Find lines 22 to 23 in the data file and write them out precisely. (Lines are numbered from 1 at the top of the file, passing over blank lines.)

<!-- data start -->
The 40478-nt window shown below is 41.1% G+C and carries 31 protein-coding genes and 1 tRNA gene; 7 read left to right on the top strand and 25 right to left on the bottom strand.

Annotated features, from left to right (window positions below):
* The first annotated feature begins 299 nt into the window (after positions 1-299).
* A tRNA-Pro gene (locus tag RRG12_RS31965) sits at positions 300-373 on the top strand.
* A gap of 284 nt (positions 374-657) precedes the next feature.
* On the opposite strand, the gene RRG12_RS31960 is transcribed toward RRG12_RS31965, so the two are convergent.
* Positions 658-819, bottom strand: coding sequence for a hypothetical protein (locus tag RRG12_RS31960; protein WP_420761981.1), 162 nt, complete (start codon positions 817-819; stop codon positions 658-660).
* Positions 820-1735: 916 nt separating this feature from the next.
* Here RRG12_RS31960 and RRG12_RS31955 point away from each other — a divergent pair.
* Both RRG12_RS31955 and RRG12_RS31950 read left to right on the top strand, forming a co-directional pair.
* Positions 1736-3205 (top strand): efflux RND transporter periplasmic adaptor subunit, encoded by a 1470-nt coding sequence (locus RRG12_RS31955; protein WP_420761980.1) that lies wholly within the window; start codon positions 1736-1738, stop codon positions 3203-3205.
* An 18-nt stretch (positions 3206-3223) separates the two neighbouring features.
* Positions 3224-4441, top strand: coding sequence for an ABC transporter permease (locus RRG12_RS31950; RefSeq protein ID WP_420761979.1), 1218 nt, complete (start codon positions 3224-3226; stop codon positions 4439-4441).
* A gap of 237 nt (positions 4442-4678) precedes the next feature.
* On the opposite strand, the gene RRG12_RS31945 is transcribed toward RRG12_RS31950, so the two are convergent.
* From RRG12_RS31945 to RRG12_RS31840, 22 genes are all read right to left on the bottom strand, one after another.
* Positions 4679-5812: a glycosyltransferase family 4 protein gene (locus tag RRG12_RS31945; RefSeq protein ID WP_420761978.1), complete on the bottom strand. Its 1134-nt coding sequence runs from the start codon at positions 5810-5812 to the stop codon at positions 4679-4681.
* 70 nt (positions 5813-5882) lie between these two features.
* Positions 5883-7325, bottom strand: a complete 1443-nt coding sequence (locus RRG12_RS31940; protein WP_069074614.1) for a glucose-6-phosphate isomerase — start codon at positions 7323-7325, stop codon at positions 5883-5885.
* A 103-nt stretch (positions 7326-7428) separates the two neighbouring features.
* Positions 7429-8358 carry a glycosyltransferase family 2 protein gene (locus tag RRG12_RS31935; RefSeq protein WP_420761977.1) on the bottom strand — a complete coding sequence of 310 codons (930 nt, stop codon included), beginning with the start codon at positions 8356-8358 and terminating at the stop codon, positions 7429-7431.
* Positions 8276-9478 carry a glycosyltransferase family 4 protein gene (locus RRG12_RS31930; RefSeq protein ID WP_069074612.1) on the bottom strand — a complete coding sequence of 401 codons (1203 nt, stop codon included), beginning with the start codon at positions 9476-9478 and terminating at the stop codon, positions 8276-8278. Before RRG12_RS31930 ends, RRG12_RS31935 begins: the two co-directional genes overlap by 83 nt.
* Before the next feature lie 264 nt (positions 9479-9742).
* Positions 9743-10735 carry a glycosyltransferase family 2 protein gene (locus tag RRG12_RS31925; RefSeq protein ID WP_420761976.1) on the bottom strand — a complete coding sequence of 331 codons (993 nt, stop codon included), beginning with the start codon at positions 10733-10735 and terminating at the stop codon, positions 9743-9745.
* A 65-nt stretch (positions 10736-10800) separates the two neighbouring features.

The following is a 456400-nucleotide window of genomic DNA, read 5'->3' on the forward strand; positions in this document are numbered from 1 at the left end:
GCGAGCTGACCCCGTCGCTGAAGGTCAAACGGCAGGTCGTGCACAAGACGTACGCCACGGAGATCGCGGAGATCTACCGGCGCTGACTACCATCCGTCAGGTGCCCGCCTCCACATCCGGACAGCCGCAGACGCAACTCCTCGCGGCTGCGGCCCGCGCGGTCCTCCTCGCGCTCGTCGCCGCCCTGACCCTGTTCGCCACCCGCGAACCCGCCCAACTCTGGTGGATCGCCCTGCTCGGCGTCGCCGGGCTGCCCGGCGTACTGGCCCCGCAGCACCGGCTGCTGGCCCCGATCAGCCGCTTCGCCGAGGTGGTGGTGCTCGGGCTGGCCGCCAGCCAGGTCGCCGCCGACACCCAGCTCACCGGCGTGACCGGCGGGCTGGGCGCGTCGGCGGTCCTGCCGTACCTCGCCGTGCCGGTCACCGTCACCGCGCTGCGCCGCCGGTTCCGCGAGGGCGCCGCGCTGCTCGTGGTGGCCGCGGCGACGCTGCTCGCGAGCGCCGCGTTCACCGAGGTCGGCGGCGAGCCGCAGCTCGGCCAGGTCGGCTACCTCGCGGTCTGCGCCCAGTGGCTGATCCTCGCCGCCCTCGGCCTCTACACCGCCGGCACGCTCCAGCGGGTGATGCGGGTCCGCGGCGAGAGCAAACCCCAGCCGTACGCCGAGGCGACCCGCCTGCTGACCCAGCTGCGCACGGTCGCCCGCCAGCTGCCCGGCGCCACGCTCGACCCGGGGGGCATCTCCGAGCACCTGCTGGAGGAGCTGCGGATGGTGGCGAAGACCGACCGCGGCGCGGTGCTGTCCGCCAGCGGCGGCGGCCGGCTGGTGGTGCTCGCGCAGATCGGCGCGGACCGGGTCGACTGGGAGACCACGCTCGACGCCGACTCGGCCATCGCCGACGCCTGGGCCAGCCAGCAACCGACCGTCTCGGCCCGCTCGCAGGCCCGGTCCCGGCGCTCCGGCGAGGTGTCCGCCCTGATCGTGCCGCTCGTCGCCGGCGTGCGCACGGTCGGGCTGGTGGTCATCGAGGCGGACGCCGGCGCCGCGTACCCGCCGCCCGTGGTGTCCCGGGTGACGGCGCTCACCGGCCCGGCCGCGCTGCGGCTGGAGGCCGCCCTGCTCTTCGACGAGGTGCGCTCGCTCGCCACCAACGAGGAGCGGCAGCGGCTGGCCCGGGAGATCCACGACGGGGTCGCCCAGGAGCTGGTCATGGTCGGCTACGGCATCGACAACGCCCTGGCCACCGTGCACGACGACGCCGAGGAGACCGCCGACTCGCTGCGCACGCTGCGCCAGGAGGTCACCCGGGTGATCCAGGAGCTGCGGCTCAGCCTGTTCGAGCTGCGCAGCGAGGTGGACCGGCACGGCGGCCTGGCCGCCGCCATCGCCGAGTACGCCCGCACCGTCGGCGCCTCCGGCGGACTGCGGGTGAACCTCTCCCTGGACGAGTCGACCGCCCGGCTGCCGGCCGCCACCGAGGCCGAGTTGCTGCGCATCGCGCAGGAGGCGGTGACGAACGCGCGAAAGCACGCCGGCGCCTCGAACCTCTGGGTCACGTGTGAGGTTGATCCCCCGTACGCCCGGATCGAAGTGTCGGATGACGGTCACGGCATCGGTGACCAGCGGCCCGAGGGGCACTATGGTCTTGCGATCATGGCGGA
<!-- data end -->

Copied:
* Positions 8276-9478 carry a glycosyltransferase family 4 protein gene (locus RRG12_RS31930; RefSeq protein ID WP_069074612.1) on the bottom strand — a complete coding sequence of 401 codons (1203 nt, stop codon included), beginning with the start codon at positions 9476-9478 and terminating at the stop codon, positions 8276-8278. Before RRG12_RS31930 ends, RRG12_RS31935 begins: the two co-directional genes overlap by 83 nt.
* Before the next feature lie 264 nt (positions 9479-9742).